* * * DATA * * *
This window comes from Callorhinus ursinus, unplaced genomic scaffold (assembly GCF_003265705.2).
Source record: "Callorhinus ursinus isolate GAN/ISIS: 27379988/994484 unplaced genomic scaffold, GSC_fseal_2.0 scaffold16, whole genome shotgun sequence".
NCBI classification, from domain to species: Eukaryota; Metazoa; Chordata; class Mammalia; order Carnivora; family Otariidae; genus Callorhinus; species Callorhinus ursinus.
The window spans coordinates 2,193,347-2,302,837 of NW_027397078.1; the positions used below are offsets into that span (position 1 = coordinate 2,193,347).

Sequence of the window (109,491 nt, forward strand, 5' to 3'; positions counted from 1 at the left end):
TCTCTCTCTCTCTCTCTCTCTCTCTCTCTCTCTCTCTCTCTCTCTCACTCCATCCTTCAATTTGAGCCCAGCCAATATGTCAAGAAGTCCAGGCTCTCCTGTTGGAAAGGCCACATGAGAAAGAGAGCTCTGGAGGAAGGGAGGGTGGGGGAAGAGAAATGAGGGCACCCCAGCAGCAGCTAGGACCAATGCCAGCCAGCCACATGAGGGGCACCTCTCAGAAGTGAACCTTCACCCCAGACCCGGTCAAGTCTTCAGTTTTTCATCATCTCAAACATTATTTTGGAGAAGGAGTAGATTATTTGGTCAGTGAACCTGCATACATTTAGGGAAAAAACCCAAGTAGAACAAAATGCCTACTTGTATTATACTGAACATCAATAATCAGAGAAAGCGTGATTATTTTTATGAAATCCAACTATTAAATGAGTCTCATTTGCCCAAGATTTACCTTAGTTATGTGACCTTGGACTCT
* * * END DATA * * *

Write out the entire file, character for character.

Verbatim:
This window comes from Callorhinus ursinus, unplaced genomic scaffold (assembly GCF_003265705.2).
Source record: "Callorhinus ursinus isolate GAN/ISIS: 27379988/994484 unplaced genomic scaffold, GSC_fseal_2.0 scaffold16, whole genome shotgun sequence".
NCBI classification, from domain to species: Eukaryota; Metazoa; Chordata; class Mammalia; order Carnivora; family Otariidae; genus Callorhinus; species Callorhinus ursinus.
The window spans coordinates 2,193,347-2,302,837 of NW_027397078.1; the positions used below are offsets into that span (position 1 = coordinate 2,193,347).

Sequence of the window (109,491 nt, forward strand, 5' to 3'; positions counted from 1 at the left end):
TCTCTCTCTCTCTCTCTCTCTCTCTCTCTCTCTCTCTCTCTCTCTCACTCCATCCTTCAATTTGAGCCCAGCCAATATGTCAAGAAGTCCAGGCTCTCCTGTTGGAAAGGCCACATGAGAAAGAGAGCTCTGGAGGAAGGGAGGGTGGGGGAAGAGAAATGAGGGCACCCCAGCAGCAGCTAGGACCAATGCCAGCCAGCCACATGAGGGGCACCTCTCAGAAGTGAACCTTCACCCCAGACCCGGTCAAGTCTTCAGTTTTTCATCATCTCAAACATTATTTTGGAGAAGGAGTAGATTATTTGGTCAGTGAACCTGCATACATTTAGGGAAAAAACCCAAGTAGAACAAAATGCCTACTTGTATTATACTGAACATCAATAATCAGAGAAAGCGTGATTATTTTTATGAAATCCAACTATTAAATGAGTCTCATTTGCCCAAGATTTACCTTAGTTATGTGACCTTGGACTCT